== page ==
JERSEY CITY, N.J. – Percy Harvin knew he was brought in to be the X-factor for the Seahawks, the final missing piece of the puzzle that would send the team over the top.

They paid a steep price for Harvin, sending three draft picks – including a No. 1 – to the Vikings and then signing the wideout/kick returner to a six-year, $67 million contract.

But Harvin instead has been no factor, watching the majority of the Seahawks' run-up to Super Bowl XLVIII from the sidelines, first with a hip injury that shelved him for all but one game of the regular season and then a concussion, which cost him all but a half of football in the playoffs.

Now, he says he's healthy, and he's looking to be the playmaker the Seahawks thought they were getting when they invested so heavily on the explosive wide receiver/kick returner.

"I've been hearing `X-factor' and this kind of talk," Harvin said earlier this week. "This is not my first rodeo. I've played in a lot of football games and I've been effective at doing that. I'm not worried about anything other than what I've always done, and that is go out there and play football the way I know how."

Harvin averaged 70 receptions and returned five kicks for touchdowns – three for more than 100 yards – in four seasons in Minnesota. He averaged nearly 11 yards every time he touched the ball.

"Not many guys can do what he can do," Seahawks tight end Zach Miller said. "There are very few players like that in this world. Having him as a playmaker is just so good for an offense to have."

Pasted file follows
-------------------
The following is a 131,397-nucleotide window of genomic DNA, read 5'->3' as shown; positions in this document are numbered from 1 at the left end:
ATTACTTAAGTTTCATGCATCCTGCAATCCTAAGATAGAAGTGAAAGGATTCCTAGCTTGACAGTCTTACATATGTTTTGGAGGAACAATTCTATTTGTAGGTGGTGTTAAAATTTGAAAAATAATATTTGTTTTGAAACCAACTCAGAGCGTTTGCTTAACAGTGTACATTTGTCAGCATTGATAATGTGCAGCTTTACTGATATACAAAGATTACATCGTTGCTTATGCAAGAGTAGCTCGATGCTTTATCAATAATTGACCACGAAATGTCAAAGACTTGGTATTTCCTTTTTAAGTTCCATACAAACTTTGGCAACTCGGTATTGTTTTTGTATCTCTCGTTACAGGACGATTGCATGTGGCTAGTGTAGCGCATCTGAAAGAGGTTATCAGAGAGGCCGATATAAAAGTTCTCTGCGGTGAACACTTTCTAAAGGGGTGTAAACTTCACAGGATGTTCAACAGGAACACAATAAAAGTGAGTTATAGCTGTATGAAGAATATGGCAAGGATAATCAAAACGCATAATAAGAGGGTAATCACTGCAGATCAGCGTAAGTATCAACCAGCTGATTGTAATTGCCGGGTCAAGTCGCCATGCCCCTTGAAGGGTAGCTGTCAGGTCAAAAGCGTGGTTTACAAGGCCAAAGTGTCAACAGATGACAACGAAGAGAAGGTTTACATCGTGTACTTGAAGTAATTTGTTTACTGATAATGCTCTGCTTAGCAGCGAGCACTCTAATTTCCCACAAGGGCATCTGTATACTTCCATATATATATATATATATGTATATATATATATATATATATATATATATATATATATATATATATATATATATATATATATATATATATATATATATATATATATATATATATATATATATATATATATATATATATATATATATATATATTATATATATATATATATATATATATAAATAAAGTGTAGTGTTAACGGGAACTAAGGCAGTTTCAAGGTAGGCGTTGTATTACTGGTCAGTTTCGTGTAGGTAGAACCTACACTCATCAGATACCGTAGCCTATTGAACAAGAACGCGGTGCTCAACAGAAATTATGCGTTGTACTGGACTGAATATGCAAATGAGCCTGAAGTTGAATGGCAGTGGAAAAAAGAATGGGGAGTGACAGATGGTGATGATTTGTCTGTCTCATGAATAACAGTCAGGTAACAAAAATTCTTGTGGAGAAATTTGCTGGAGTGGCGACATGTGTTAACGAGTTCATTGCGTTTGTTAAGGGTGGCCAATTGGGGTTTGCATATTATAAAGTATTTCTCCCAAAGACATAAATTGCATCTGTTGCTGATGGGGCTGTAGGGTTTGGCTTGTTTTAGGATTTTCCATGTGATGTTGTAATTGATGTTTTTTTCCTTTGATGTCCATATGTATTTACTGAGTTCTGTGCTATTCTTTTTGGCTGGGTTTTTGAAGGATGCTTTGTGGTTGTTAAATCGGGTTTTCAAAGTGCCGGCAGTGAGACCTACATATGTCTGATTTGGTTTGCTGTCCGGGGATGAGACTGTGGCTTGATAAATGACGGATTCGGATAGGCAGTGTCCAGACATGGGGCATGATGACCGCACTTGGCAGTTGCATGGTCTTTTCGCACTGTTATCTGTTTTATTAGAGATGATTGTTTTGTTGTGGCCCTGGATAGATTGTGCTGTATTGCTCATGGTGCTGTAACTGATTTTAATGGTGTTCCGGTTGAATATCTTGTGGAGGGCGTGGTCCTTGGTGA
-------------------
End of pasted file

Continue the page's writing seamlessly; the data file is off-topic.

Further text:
That Harvin is even suiting up in the Super Bowl is a surprise in itself. He underwent surgery on August 1 to repair a slight tear in his labrum and was placed on the physically unable to perform list to open the season. His rehab was on schedule until he hit a setback.

"It was a frustrating time,'' he said Thursday from the Seahawks' team hotel. "I had my ups and downs. I had my days that I really didn't want to talk to anybody. But as I have said, my teammates did more than I can even have asked for, keeping me in-tune and making sure I felt loved.

"A couple times I knew I was down and Richard Sherman, I don't know how he even read me, but he came up and just kind of was talking to me like, 'Man, I kind of see you down,' and just (started) talking to me. So just things like that, not only him but all of my teammates and this whole organization. There definitely were days when I was really down, but this whole organization kept me up and I'm grateful for that."

Harvin's lifelong best friend, Ronta Johnson, never left his side.

"He went to every appointment with me," Harvin said. "He came and sat with me. He stayed at my house. He went and got food for me."

Harvin made his season debut Nov. 17 against the Vikings, catching one pass for 17 yards and returning a kick 58 yards. But his hip didn't respond well to that game and Harvin shut it down for the rest of the season. He was likely hours away from injured reserve in December before he appealed to Seahawks coach Pete Carroll to keep him on the roster.

"I love playing football," he said. "I love making plays. Not being able to do that caused a lot of frustration. To that extent I am happy to get out there and finally let it go."

Harvin said the concussion he suffered in the divisional round victory over the Saints is no longer a factor, and he is looking forward to the opportunity to make up for lost time.

"I'm so excited to play football, be healthy and feel the way I'm feeling right now," Harvin said. "I want to hold up my end of the bargain and do the things I was brought here to do. I'm not looking to pay anything back or anything of that circumstance. I'm not. I'm looking to go out there, play a great game and try to make some plays for my teammates."